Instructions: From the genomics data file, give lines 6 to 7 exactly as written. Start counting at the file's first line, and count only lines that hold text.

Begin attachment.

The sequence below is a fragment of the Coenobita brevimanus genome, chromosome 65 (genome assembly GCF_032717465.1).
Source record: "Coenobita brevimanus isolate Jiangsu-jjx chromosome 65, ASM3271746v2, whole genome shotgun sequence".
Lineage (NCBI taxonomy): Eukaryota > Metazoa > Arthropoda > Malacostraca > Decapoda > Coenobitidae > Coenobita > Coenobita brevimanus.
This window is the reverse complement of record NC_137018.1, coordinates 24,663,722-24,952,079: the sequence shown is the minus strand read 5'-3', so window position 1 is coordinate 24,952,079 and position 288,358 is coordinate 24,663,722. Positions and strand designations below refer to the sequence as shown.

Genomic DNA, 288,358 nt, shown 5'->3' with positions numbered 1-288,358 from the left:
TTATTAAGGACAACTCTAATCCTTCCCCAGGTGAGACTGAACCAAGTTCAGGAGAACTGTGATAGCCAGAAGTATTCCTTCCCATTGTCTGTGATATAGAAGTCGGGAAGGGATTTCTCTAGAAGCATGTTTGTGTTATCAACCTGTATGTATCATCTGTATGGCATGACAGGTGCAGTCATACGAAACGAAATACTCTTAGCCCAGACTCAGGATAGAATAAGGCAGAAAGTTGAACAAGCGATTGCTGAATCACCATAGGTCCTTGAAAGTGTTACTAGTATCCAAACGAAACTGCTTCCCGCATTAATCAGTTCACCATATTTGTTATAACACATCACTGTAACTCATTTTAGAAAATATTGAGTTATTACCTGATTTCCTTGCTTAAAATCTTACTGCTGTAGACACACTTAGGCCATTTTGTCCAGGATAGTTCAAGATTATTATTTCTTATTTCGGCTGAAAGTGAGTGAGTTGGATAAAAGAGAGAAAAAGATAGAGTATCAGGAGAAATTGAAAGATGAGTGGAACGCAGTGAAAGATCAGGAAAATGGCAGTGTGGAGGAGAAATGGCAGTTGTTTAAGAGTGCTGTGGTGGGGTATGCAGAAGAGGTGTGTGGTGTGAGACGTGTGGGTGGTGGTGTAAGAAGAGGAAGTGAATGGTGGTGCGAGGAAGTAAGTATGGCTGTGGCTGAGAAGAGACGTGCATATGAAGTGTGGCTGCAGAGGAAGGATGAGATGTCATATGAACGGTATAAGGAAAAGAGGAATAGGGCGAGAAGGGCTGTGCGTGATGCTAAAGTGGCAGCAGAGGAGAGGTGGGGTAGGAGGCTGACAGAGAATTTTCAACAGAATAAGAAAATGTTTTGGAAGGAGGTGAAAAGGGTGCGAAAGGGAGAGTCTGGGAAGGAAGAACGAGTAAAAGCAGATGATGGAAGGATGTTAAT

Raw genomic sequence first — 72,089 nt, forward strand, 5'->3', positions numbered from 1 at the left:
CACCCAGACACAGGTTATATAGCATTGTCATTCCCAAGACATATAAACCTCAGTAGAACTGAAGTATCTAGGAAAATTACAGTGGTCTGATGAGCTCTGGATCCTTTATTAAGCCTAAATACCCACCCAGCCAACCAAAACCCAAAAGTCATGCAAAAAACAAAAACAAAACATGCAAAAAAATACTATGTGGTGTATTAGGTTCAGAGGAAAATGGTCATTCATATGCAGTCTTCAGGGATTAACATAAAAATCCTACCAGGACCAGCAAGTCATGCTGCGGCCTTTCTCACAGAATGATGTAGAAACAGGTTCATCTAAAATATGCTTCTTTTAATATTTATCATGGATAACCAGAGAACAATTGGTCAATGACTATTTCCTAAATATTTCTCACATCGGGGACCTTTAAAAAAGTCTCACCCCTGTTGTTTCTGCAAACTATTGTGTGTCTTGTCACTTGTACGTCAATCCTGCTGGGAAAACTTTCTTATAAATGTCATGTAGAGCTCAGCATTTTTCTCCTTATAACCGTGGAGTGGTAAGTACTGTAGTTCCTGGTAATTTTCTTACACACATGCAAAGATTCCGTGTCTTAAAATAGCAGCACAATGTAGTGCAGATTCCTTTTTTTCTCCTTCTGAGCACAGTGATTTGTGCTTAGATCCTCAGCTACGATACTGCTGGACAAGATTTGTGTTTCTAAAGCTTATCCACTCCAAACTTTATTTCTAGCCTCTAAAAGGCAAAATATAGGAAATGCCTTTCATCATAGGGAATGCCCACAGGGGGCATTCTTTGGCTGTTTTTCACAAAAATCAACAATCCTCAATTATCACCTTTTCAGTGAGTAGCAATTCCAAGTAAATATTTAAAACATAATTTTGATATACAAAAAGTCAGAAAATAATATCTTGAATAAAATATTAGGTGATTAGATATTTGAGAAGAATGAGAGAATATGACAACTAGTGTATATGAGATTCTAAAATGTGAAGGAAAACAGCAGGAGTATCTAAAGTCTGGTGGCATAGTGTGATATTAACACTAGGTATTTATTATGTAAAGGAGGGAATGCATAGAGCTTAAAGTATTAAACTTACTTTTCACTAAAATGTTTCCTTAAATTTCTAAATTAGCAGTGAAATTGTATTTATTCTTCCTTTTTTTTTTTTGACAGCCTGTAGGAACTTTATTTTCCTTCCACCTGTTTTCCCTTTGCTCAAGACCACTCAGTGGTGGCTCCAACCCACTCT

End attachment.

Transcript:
TTATTAAGGACAACTCTAATCCTTCCCCAGGTGAGACTGAACCAAGTTCAGGAGAACTGTGATAGCCAGAAGTATTCCTTCCCATTGTCTGTGATATAGAAGTCGGGAAGGGATTTCTCTAGAAGCATGTTTGTGTTATCAACCTGTATGTATCATCTGTATGGCATGACAGGTGCAGTCATACGAAACGAAATACTCTTAGCCCAGACTCAGGATAGAATAAGGCAGAAAGTTGAACAAGCGATTGCTGAATCACCATAGGTCCTTGAAAGTGTTACTAGTATCCAAACGAAACTGCTTCCCGCATTAATCAGTTCACCATATTTGTTATAACACATCACTGTAACTCATTTTAGAAAATATTGAGTTATTACCTGATTTCCTTGCTTAAAATCTTACTGCTGTAGACACACTTAGGCCATTTTGTCCAGGATAGTTCAAGATTATTATTTCTTATTTCGGCTGAAAGTGAGTGAGTTGGATAAAAGAGAGAAAAAGATAGAGTATCAGGAGAAATTGAAAGATGAGTGGAACGCAGTGAAAGATCAGGAAAATGGCAGTGTGGAGGAGAAATGGCAGTTGTTTAAGAGTGCTGTGGTGGGGTATGCAGAAGAGGTGTGTGGTGTGAGACGTGTGGGTGGTGGTGTAAGAAGAGGAAGTGAATGGTGGTGCGAGGAAGTAAGTATGGCTGTGGCTGAGAAGAGACGTGCATATGAAGTGTGGCTGCAGAGGAAGGATGAGATGTCATATGAACGGTATAAGGAAAAGAGGAATAGGGCGAGAAGGGCTGTGCGTGATGCTAAAGTGGCAGCAGAGGAGAGGTGGGGTAGGAGGCTGACAGAGAATTTTCAACAGAATAAGAAAATGTTTTGGAAGGAGGTGAAAAGGGTGCGAAAGGGAGAGTCTGGGAAGGAAGAACGAGTAAAAGCAGATGATGGAAGGATGTTAAT

Raw genomic sequence first — 72,089 nt, forward strand, 5'->3', positions numbered from 1 at the left: